• You may not want to use your DJ headphones. Often DJ headphones will cut off the extreme high end in order to do less damage to your hearing. After all we are more focused on Beat Matching. Check the specs on your phones to make sure. If your ears hurt more from the PA system than your phones, then your phones are doing their job.

    • Yeah, I watched this on my iPhone and by the 3rd test my speaker can’t produce anymore high frequencies.

    • The cheapest Pioneer headphones available in my country go up to 28khz :)

      So I’m guessing just about every DJ reading this article would have headphones that can handle 20khz

  2. Galvanized says:

    Let’s see… I’m 18 and I couldn’t hear at 18 kHz. My ears are already 6 “ears” older than me.

  3. Of course wouldn’t you need high end headphones for this test?

    Cheapies aren’t going to pick up the full ranges and it seems like a Youtube video wouldn’t have the full range either. I’ll try it out though.

  4. Surprisingly my ears are under 20 years old while i’m 23 and have been DJing for 5 years.In other words DJing seems to have saved my ears.Although that might also be due the fact that i wear my headphones almost 24/7.

  5. Wow, could hear up to 15kHz, even I am over 50. Didnt expect that.
    Well, that also means for those of us who can’t hear over 15kHz, its much harder to tell if mp3 or wav sounds better, because its the higher frequencies which mp3 cuts of (there are other things mp3 format does to archive the compression, but the higher frequencies seems to be the main thing where you can tell them apart).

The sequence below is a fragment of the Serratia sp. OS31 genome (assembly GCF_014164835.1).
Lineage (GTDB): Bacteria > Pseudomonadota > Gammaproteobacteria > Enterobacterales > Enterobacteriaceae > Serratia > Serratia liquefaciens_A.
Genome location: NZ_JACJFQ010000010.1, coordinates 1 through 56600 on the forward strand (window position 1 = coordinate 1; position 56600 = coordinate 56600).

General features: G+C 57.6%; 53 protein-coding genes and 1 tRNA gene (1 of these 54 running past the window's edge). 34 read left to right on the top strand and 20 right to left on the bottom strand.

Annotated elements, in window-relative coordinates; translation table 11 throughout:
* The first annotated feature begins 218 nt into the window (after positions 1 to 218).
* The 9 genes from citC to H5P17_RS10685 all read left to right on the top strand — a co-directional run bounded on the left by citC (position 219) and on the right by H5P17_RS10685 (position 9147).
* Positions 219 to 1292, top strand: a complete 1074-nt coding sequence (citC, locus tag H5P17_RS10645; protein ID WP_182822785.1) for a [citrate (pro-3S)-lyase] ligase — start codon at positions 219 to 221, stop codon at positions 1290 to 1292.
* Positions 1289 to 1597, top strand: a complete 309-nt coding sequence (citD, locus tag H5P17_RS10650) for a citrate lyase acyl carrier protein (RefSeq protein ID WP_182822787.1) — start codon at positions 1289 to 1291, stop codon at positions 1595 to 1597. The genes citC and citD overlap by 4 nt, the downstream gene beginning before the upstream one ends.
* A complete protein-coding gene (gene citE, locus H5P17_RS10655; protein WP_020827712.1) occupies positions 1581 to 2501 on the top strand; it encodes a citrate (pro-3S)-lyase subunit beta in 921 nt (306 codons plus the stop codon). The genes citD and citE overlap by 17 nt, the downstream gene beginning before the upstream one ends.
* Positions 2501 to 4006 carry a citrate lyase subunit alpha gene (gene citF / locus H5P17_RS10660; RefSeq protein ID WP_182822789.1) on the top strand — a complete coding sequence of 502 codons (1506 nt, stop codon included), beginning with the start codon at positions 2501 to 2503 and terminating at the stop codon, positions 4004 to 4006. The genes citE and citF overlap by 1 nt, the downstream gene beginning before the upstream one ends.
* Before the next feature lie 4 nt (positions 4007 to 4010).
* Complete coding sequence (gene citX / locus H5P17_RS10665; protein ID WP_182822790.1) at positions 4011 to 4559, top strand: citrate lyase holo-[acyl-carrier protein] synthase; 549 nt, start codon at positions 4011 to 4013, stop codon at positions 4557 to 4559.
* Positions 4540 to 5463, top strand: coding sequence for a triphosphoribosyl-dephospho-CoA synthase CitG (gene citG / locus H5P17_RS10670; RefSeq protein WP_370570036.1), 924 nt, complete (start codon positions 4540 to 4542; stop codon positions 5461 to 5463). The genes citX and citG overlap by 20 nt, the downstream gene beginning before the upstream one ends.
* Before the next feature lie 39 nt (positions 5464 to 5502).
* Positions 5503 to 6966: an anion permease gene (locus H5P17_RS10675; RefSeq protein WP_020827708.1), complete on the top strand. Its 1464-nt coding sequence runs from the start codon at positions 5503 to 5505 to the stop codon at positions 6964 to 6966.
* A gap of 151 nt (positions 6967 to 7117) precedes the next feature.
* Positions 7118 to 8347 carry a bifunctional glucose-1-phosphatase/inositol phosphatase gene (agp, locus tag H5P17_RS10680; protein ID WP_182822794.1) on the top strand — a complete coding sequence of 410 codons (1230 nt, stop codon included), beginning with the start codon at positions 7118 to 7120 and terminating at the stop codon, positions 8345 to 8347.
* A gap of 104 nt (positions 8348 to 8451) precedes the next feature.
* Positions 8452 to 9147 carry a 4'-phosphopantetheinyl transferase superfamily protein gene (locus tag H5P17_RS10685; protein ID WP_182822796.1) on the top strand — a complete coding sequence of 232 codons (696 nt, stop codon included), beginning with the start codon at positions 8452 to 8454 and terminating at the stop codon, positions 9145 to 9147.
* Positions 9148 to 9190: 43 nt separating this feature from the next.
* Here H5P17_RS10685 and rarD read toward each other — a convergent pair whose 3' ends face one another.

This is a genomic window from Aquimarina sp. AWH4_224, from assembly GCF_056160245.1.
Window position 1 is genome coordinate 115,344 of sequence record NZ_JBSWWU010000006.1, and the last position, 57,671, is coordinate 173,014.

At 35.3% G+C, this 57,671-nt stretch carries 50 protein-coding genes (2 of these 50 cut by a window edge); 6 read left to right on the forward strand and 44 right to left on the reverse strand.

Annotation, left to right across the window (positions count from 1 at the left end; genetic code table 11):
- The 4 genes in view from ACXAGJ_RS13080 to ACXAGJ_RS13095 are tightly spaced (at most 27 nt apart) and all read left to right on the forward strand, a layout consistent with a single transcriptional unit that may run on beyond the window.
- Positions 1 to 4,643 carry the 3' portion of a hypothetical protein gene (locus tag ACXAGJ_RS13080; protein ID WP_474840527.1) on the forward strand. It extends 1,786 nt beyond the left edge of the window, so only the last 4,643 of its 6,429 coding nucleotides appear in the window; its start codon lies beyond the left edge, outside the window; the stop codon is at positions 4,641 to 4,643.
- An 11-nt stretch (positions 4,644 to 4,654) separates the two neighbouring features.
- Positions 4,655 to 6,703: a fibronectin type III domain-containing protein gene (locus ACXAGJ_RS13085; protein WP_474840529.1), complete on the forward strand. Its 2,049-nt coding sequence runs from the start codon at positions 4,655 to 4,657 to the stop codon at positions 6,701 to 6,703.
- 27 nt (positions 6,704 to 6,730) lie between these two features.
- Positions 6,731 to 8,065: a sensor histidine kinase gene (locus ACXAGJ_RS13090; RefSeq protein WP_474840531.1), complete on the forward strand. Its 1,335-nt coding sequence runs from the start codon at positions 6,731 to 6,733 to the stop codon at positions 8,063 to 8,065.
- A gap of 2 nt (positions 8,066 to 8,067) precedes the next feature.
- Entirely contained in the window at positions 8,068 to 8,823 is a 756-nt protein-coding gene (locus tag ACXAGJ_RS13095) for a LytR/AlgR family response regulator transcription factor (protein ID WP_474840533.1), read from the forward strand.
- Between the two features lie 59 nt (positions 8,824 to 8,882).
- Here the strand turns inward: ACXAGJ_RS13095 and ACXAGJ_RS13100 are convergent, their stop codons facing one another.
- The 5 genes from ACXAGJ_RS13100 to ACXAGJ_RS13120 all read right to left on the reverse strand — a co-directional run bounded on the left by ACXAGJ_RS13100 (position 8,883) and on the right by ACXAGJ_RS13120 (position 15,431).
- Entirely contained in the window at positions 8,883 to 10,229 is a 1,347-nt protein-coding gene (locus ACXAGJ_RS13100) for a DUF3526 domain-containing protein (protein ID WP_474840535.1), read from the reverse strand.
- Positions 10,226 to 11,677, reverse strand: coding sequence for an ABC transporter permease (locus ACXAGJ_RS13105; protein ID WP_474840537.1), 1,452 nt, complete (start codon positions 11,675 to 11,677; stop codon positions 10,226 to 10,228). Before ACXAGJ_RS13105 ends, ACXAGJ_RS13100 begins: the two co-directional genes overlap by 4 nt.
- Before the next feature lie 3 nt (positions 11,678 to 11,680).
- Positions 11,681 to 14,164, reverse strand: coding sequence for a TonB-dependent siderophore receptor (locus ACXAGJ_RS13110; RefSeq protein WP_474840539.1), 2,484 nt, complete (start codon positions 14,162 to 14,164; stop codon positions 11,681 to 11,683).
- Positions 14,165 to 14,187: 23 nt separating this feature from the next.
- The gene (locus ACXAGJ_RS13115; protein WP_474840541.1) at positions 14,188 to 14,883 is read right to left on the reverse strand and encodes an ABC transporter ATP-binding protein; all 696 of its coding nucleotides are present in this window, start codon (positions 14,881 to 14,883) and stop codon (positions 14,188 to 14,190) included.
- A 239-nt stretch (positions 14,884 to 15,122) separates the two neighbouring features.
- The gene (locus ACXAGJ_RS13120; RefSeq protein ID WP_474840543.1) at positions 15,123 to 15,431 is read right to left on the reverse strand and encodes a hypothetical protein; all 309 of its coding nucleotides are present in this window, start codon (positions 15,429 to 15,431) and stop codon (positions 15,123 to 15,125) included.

And the other way around, if we can’t tell the difference, it doesnt mean our audience can’t too. (But its most likely they dont care).

  6. 28 years old… I can hear only the attack of the sine from 16K+. But i can hear the attack even of the 19k sine… is ok or terrible? :|

  7. Surely for this test to be any where near accurate it needs to specify a particular volume level for the out put of the computer and the out put of the you tube clip (as well as the quality of the vid)
    am i missing some thing?

  8. I did this test and my headphones are not the best and at certain frequency the headphones just click haha.
    Well at least I heard all the tones till that moment.

    But I’m happy to say that my hearing is still great!

  9. Benno Nieuwstraten says:

    This test is not accurate at all.